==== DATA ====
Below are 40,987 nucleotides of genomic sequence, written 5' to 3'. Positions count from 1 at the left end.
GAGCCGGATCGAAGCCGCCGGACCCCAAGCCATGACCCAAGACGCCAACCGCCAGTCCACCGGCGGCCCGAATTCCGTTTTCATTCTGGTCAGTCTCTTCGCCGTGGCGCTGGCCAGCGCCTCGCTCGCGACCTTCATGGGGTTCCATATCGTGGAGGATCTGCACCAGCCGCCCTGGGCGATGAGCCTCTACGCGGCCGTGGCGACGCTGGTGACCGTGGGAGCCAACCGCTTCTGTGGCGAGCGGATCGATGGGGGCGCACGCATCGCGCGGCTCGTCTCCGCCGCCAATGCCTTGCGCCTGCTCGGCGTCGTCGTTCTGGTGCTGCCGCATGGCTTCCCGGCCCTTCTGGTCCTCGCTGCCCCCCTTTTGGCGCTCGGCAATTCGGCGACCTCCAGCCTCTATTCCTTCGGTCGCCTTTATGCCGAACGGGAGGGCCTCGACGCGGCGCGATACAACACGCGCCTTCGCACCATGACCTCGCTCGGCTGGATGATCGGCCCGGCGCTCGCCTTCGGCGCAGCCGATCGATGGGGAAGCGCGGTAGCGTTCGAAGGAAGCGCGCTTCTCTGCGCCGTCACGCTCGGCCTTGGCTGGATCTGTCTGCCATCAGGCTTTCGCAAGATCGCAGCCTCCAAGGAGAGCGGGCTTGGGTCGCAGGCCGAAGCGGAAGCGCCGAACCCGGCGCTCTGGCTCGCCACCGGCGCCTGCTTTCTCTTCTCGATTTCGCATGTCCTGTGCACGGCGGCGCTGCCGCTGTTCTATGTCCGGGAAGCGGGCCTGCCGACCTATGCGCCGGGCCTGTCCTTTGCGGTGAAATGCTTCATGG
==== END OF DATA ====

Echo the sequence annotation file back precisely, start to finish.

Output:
Below are 40,987 nucleotides of genomic sequence, written 5' to 3'. Positions count from 1 at the left end.
GAGCCGGATCGAAGCCGCCGGACCCCAAGCCATGACCCAAGACGCCAACCGCCAGTCCACCGGCGGCCCGAATTCCGTTTTCATTCTGGTCAGTCTCTTCGCCGTGGCGCTGGCCAGCGCCTCGCTCGCGACCTTCATGGGGTTCCATATCGTGGAGGATCTGCACCAGCCGCCCTGGGCGATGAGCCTCTACGCGGCCGTGGCGACGCTGGTGACCGTGGGAGCCAACCGCTTCTGTGGCGAGCGGATCGATGGGGGCGCACGCATCGCGCGGCTCGTCTCCGCCGCCAATGCCTTGCGCCTGCTCGGCGTCGTCGTTCTGGTGCTGCCGCATGGCTTCCCGGCCCTTCTGGTCCTCGCTGCCCCCCTTTTGGCGCTCGGCAATTCGGCGACCTCCAGCCTCTATTCCTTCGGTCGCCTTTATGCCGAACGGGAGGGCCTCGACGCGGCGCGATACAACACGCGCCTTCGCACCATGACCTCGCTCGGCTGGATGATCGGCCCGGCGCTCGCCTTCGGCGCAGCCGATCGATGGGGAAGCGCGGTAGCGTTCGAAGGAAGCGCGCTTCTCTGCGCCGTCACGCTCGGCCTTGGCTGGATCTGTCTGCCATCAGGCTTTCGCAAGATCGCAGCCTCCAAGGAGAGCGGGCTTGGGTCGCAGGCCGAAGCGGAAGCGCCGAACCCGGCGCTCTGGCTCGCCACCGGCGCCTGCTTTCTCTTCTCGATTTCGCATGTCCTGTGCACGGCGGCGCTGCCGCTGTTCTATGTCCGGGAAGCGGGCCTGCCGACCTATGCGCCGGGCCTGTCCTTTGCGGTGAAATGCTTCATGG